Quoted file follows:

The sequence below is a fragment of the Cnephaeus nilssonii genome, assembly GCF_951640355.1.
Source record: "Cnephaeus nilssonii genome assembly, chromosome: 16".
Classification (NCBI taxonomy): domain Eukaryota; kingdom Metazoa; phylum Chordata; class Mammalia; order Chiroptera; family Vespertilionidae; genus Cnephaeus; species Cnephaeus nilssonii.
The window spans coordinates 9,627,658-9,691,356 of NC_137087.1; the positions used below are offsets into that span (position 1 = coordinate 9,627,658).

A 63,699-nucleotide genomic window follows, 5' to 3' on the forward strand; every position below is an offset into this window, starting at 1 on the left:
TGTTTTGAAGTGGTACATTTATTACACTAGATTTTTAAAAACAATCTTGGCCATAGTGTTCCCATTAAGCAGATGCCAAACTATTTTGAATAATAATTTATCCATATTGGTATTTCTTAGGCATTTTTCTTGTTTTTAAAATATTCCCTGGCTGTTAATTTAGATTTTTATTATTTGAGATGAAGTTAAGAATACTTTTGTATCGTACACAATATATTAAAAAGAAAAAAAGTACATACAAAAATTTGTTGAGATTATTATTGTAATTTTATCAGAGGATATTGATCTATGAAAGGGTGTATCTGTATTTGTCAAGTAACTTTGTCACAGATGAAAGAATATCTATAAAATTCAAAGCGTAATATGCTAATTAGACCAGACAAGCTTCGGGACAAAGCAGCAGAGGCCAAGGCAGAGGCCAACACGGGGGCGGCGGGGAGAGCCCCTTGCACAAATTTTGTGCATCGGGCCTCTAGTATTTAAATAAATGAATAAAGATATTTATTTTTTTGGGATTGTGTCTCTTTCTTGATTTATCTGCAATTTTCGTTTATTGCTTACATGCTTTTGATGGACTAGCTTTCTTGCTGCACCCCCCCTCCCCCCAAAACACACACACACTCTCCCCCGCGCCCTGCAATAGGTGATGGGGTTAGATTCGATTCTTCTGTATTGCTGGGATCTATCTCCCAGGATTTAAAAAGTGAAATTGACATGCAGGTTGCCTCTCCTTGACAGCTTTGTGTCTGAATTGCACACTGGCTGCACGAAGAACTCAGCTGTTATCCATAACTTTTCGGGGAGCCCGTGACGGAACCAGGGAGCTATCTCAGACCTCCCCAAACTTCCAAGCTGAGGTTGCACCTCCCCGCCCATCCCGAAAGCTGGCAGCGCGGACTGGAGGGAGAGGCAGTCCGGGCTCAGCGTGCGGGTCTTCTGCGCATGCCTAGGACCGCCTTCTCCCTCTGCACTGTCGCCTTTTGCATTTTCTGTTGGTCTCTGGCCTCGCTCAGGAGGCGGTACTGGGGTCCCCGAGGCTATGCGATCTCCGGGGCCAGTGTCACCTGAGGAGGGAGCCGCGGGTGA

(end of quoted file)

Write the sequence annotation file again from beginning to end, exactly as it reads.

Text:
The sequence below is a fragment of the Cnephaeus nilssonii genome, assembly GCF_951640355.1.
Source record: "Cnephaeus nilssonii genome assembly, chromosome: 16".
Classification (NCBI taxonomy): domain Eukaryota; kingdom Metazoa; phylum Chordata; class Mammalia; order Chiroptera; family Vespertilionidae; genus Cnephaeus; species Cnephaeus nilssonii.
The window spans coordinates 9,627,658-9,691,356 of NC_137087.1; the positions used below are offsets into that span (position 1 = coordinate 9,627,658).

A 63,699-nucleotide genomic window follows, 5' to 3' on the forward strand; every position below is an offset into this window, starting at 1 on the left:
TGTTTTGAAGTGGTACATTTATTACACTAGATTTTTAAAAACAATCTTGGCCATAGTGTTCCCATTAAGCAGATGCCAAACTATTTTGAATAATAATTTATCCATATTGGTATTTCTTAGGCATTTTTCTTGTTTTTAAAATATTCCCTGGCTGTTAATTTAGATTTTTATTATTTGAGATGAAGTTAAGAATACTTTTGTATCGTACACAATATATTAAAAAGAAAAAAAGTACATACAAAAATTTGTTGAGATTATTATTGTAATTTTATCAGAGGATATTGATCTATGAAAGGGTGTATCTGTATTTGTCAAGTAACTTTGTCACAGATGAAAGAATATCTATAAAATTCAAAGCGTAATATGCTAATTAGACCAGACAAGCTTCGGGACAAAGCAGCAGAGGCCAAGGCAGAGGCCAACACGGGGGCGGCGGGGAGAGCCCCTTGCACAAATTTTGTGCATCGGGCCTCTAGTATTTAAATAAATGAATAAAGATATTTATTTTTTTGGGATTGTGTCTCTTTCTTGATTTATCTGCAATTTTCGTTTATTGCTTACATGCTTTTGATGGACTAGCTTTCTTGCTGCACCCCCCCTCCCCCCAAAACACACACACACTCTCCCCCGCGCCCTGCAATAGGTGATGGGGTTAGATTCGATTCTTCTGTATTGCTGGGATCTATCTCCCAGGATTTAAAAAGTGAAATTGACATGCAGGTTGCCTCTCCTTGACAGCTTTGTGTCTGAATTGCACACTGGCTGCACGAAGAACTCAGCTGTTATCCATAACTTTTCGGGGAGCCCGTGACGGAACCAGGGAGCTATCTCAGACCTCCCCAAACTTCCAAGCTGAGGTTGCACCTCCCCGCCCATCCCGAAAGCTGGCAGCGCGGACTGGAGGGAGAGGCAGTCCGGGCTCAGCGTGCGGGTCTTCTGCGCATGCCTAGGACCGCCTTCTCCCTCTGCACTGTCGCCTTTTGCATTTTCTGTTGGTCTCTGGCCTCGCTCAGGAGGCGGTACTGGGGTCCCCGAGGCTATGCGATCTCCGGGGCCAGTGTCACCTGAGGAGGGAGCCGCGGGTGA